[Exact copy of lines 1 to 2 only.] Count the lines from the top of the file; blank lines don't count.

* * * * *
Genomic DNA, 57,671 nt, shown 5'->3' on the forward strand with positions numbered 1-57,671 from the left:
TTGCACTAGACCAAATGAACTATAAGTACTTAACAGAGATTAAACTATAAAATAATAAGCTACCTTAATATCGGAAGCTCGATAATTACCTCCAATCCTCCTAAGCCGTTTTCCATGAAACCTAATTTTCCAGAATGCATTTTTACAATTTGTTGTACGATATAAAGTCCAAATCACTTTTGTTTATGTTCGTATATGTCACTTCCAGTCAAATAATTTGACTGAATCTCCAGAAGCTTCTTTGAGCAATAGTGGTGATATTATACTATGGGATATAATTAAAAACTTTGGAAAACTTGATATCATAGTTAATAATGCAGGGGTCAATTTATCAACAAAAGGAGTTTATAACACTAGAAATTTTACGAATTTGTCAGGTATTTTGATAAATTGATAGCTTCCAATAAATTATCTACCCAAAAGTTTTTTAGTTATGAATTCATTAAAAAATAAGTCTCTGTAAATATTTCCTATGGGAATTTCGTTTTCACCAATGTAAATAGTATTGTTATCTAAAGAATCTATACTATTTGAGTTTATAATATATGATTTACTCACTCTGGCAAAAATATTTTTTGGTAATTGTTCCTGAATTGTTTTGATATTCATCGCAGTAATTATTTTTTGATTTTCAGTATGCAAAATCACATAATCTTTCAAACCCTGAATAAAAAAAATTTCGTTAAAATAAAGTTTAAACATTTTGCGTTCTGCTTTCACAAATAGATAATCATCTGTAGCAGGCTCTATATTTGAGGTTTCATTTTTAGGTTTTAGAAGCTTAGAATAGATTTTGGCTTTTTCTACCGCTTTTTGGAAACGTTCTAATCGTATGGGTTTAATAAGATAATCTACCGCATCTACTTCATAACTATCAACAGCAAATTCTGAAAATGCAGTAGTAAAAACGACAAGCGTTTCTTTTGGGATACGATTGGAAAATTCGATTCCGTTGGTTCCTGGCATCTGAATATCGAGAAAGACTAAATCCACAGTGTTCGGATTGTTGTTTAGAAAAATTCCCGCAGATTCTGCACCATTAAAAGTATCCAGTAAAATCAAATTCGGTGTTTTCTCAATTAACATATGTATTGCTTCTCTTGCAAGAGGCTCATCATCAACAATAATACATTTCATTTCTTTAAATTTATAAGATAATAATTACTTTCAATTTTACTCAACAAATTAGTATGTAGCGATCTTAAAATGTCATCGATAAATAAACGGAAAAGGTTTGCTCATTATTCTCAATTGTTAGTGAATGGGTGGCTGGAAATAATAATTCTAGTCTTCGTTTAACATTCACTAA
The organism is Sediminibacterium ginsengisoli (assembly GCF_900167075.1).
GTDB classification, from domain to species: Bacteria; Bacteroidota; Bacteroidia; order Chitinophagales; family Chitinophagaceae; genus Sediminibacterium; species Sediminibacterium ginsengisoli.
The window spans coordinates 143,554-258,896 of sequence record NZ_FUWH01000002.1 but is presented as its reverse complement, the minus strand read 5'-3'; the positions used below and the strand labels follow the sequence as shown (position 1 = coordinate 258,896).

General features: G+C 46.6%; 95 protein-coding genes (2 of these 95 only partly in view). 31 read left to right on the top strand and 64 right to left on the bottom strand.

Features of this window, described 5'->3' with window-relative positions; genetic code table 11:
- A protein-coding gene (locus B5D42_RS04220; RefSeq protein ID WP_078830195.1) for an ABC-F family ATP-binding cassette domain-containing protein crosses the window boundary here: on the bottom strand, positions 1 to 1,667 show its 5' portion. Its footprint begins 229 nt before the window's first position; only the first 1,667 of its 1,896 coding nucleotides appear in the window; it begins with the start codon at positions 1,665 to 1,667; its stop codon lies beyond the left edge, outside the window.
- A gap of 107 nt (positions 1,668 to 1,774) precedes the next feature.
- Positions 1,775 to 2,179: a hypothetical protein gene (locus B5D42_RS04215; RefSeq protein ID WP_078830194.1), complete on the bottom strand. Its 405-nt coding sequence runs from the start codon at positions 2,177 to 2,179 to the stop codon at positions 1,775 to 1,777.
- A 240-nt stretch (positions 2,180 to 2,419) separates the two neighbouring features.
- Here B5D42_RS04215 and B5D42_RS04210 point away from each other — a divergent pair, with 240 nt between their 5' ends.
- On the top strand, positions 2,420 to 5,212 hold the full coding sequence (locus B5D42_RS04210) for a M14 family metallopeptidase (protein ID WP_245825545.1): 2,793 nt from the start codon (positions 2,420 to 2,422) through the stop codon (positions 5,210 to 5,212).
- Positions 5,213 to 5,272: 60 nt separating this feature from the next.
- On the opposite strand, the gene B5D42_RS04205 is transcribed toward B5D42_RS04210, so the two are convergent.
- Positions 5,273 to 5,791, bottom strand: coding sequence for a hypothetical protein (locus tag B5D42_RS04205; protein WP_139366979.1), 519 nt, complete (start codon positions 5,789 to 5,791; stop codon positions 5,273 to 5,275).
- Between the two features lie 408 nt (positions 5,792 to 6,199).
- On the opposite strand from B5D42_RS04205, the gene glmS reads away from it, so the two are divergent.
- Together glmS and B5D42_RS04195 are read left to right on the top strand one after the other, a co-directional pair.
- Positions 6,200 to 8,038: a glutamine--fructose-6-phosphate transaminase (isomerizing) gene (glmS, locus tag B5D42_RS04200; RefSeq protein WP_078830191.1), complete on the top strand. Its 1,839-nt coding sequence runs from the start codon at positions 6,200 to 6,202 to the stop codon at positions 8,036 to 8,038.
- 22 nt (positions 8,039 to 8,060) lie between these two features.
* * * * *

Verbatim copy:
Genomic DNA, 57,671 nt, shown 5'->3' on the forward strand with positions numbered 1-57,671 from the left:
TTGCACTAGACCAAATGAACTATAAGTACTTAACAGAGATTAAACTATAAAATAATAAGCTACCTTAATATCGGAAGCTCGATAATTACCTCCAATCCTCCTAAGCCGTTTTCCATGAAACCTAATTTTCCAGAATGCATTTTTACAATTTGTTGTACGATATAAAGTCCAAATCACTTTTGTTTATGTTCGTATATGTCACTTCCAGTCAAATAATTTGACTGAATCTCCAGAAGCTTCTTTGAGCAATAGTGGTGATATTATACTATGGGATATAATTAAAAACTTTGGAAAACTTGATATCATAGTTAATAATGCAGGGGTCAATTTATCAACAAAAGGAGTTTATAACACTAGAAATTTTACGAATTTGTCAGGTATTTTGATAAATTGATAGCTTCCAATAAATTATCTACCCAAAAGTTTTTTAGTTATGAATTCATTAAAAAATAAGTCTCTGTAAATATTTCCTATGGGAATTTCGTTTTCACCAATGTAAATAGTATTGTTATCTAAAGAATCTATACTATTTGAGTTTATAATATATGATTTACTCACTCTGGCAAAAATATTTTTTGGTAATTGTTCCTGAATTGTTTTGATATTCATCGCAGTAATTATTTTTTGATTTTCAGTATGCAAAATCACATAATCTTTCAAACCCTGAATAAAAAAAATTTCGTTAAAATAAAGTTTAAACATTTTGCGTTCTGCTTTCACAAATAGATAATCATCTGTAGCAGGCTCTATATTTGAGGTTTCATTTTTAGGTTTTAGAAGCTTAGAATAGATTTTGGCTTTTTCTACCGCTTTTTGGAAACGTTCTAATCGTATGGGTTTAATAAGATAATCTACCGCATCTACTTCATAACTATCAACAGCAAATTCTGAAAATGCAGTAGTAAAAACGACAAGCGTTTCTTTTGGGATACGATTGGAAAATTCGATTCCGTTGGTTCCTGGCATCTGAATATCGAGAAAGACTAAATCCACAGTGTTCGGATTGTTGTTTAGAAAAATTCCCGCAGATTCTGCACCATTAAAAGTATCCAGTAAAATCAAATTCGGTGTTTTCTCAATTAACATATGTATTGCTTCTCTTGCAAGAGGCTCATCATCAACAATAATACATTTCATTTCTTTAAATTTATAAGATAATAATTACTTTCAATTTTACTCAACAAATTAGTATGTAGCGATCTTAAAATGTCATCGATAAATAAACGGAAAAGGTTTGCTCATTATTCTCAATTGTTAGTGAATGGGTGGCTGGAAATAATAATTCTAGTCTTCGTTTAACATTCACTAA